A funny thing happened on the way to the emergency room. The EMT guy Dwayne was quite a chatterbox and proceeded to tell me everything he and his family have read or are presently reading and pumped me for new book suggestions!!! Ever the diligent book seller, I figured I was still on the company time clock and should sell books even while laid out on a stretcher on the way to the emergency room. He asked me what I was reading. I hesitated, and then asked him if he knew about Pride and Prejudice and Zombies? YES! He was a zombie fan and his wife loved that P&P miniseries with Mr. Darcy jumping into a lake. (I secretly smile. Jane is indeed everywhere. Even in an ambulance!) As my head is pounding I tell him I am reading Dawn of the Dreadfuls, the prequel to P&P&Z. He gets all excited and wants the rundown on the zombie books. Oh Lord! I was not quite up to my usual enthusiastic Austen car salesman self and told him I would be happy to offer book suggestions and the scoop on the P&P zombie craze if he wanted to visit me at the store next week. Who’da thought?
We arrive at the hospital and they wheel me into the emergency room. On the way to my room, which took some expert driving through the narrow corridors, we rounded a tight corner and my purse tipped over spilling Dawn of Dreadfuls onto the floor. The nurse picks it up and asks, “Oh! Isn’t this that Austen zombie book?” I nod in amazement. When the doctor finally arrived I was certain that his questions would be: where does it hurt, is your vision blurry and which Austen character do you think is most deserving of being eaten by a zombie?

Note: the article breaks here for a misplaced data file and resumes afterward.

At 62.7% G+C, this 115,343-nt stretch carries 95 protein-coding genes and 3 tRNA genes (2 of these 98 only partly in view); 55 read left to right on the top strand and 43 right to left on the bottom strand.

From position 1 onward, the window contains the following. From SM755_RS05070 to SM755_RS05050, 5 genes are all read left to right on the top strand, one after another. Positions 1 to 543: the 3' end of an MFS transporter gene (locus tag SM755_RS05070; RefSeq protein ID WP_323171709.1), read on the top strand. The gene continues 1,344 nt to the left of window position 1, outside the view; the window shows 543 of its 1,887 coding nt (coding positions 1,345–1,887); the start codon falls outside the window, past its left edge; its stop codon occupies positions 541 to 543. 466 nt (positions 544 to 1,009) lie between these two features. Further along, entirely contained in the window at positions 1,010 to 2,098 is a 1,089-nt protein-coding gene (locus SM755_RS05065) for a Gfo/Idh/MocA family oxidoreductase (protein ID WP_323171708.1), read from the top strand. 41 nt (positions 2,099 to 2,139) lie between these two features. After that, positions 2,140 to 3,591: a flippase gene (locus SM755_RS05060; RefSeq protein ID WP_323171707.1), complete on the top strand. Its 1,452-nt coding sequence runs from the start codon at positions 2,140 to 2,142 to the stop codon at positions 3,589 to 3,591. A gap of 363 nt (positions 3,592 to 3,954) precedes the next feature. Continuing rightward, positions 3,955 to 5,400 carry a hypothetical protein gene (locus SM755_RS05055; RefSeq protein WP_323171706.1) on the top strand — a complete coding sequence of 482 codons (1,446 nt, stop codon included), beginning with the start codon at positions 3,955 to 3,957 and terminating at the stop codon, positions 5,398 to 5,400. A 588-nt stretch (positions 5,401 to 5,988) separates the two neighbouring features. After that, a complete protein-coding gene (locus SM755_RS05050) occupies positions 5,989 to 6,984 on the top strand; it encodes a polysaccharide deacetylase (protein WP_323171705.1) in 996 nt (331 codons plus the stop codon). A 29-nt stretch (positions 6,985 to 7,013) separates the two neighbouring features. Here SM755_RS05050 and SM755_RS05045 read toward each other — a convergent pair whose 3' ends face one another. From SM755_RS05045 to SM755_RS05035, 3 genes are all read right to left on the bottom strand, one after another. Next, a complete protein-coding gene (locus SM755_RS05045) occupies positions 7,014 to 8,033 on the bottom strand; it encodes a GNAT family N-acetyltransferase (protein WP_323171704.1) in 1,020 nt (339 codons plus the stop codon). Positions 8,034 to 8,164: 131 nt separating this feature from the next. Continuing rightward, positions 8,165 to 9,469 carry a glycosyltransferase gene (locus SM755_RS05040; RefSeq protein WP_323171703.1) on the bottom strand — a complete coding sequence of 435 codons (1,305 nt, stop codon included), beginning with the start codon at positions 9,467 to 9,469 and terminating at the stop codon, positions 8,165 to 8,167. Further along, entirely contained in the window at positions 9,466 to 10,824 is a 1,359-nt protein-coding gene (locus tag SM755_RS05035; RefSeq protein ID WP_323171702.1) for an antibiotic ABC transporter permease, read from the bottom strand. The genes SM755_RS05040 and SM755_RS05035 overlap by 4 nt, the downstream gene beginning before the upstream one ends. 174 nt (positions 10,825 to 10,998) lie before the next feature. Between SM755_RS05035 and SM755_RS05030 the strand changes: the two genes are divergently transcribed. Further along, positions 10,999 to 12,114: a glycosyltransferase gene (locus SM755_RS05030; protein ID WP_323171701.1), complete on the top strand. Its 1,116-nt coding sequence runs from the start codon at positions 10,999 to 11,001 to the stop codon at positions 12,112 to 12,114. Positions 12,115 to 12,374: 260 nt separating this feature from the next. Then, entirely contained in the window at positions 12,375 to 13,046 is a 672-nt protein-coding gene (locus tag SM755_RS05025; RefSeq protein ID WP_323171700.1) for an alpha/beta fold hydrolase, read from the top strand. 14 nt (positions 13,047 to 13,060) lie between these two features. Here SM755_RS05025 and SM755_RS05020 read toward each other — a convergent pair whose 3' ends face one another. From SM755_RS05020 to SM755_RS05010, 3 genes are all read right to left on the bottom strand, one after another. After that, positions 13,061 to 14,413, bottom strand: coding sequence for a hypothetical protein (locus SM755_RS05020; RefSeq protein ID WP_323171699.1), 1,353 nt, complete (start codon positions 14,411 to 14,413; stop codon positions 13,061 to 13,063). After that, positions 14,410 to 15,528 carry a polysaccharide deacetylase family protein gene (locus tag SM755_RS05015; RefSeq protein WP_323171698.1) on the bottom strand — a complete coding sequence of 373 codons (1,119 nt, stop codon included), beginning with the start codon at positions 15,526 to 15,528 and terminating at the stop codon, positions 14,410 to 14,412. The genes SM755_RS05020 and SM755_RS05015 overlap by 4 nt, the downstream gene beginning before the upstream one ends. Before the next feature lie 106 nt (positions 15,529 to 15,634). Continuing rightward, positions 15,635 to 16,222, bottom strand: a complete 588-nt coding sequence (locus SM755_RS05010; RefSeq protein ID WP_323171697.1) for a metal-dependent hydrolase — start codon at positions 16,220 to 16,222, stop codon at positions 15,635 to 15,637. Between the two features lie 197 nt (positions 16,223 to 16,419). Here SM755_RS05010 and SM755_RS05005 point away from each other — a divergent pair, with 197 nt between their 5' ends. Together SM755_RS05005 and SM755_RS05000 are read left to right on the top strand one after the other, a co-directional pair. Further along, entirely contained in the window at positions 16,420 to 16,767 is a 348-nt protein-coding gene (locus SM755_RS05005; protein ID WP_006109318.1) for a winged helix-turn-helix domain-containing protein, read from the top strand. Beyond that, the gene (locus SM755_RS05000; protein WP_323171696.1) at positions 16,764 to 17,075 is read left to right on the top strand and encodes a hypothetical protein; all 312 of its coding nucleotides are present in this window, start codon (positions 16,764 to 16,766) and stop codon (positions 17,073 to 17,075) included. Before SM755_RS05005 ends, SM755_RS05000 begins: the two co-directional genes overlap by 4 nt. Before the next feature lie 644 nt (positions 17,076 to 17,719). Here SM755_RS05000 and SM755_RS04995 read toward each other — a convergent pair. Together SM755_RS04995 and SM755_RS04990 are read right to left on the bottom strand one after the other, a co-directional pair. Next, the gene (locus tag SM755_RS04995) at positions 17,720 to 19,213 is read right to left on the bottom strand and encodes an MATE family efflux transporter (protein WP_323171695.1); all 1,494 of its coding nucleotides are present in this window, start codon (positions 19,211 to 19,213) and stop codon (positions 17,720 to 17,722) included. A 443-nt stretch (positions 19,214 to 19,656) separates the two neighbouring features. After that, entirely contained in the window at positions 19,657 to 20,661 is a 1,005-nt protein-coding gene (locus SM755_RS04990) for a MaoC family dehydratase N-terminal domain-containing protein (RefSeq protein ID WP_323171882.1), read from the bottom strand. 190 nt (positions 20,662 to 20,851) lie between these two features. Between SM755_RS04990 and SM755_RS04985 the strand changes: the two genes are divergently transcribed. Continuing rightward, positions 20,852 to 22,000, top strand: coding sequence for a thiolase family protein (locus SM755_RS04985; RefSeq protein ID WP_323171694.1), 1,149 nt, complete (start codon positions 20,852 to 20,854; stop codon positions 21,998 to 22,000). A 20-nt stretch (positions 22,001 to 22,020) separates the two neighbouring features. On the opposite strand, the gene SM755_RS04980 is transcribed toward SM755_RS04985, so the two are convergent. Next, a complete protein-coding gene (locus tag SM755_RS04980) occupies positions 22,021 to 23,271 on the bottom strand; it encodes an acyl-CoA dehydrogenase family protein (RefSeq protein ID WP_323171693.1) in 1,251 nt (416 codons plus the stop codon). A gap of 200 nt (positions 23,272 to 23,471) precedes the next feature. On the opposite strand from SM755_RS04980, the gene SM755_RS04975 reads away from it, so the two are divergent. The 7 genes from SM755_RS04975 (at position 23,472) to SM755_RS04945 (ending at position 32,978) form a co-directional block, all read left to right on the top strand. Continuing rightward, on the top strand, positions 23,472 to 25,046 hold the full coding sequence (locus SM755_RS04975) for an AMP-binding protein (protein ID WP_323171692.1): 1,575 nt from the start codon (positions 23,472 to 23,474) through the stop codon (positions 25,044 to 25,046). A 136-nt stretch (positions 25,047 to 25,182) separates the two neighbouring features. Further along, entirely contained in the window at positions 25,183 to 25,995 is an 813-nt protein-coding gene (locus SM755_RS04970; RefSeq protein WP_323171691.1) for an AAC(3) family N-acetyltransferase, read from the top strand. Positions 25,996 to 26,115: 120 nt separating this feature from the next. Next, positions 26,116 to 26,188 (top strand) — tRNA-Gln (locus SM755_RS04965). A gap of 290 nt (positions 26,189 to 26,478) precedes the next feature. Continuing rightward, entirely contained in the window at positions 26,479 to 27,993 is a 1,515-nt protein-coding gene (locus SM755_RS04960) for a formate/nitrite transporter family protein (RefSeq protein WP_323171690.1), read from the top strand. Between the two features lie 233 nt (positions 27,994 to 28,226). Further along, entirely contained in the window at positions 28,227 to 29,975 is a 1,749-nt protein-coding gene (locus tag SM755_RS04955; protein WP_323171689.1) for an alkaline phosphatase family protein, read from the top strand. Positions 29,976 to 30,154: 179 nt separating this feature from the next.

Never a dull moment in the Austen book selling trenches.
Dawn of the Dreadfuls – Prequel to Pride and Prejudice and Zombies Rises from the Grave
Quirk Books, the literary monster mash-up mogul who brought us Pride and Prejudice and Zombies and Sense and Sensibility and Sea Monster has announced that its third book for Quirk Classics will be Dawn of the Dreadfuls, a prequel to its New York Times bestseller Pride and Prejudice and Zombies. Here is the publisher’s description:
In this terrifying and hilarious prequel, we witness the genesis of the zombie plague in early-nineteenth century England. We watch Elizabeth Bennet evolve from a naïve young teenager into a savage slayer of the undead. We laugh as she begins her first clumsy training with nunchucks and katana swords and cry when her first blush with romance goes tragically awry. Written by acclaimed novelist (and Edgar Award nominee) Steve Hockensmith, Dawn of the Dreadfuls invites Austen fans to step back into Regency England, Land of the Undead!
Surprisingly, co-authors are listed as Jane Austen and Steve Hockensmith even though according to Quirk editor Jason Rekulak Dawn of the Dreadfuls is a “completely original novel inspired by Austen’s characters; — in other words, there’s not a drop of original Austen writing in it.” Obviously, since Jane Austen did not write a prequel to Pride and Prejudice there was no text to mash-up and this new novel needed to be an original story only lifting her characters names. We are, however, perplexed at her inclusion. Other authors have been writing prequels, sequels and retellings of Pride and Prejudice for years, but admittedly, this is the fist time this writer has seen the original author’s name attached with another author’s work.
In actuality, the lack of Jane Austen’s text is a win-win situation for both Austen and zombie fans who each had qualms about their peas touching their potatoes on the plate. Now only Austen’s name is being exploited and not her words.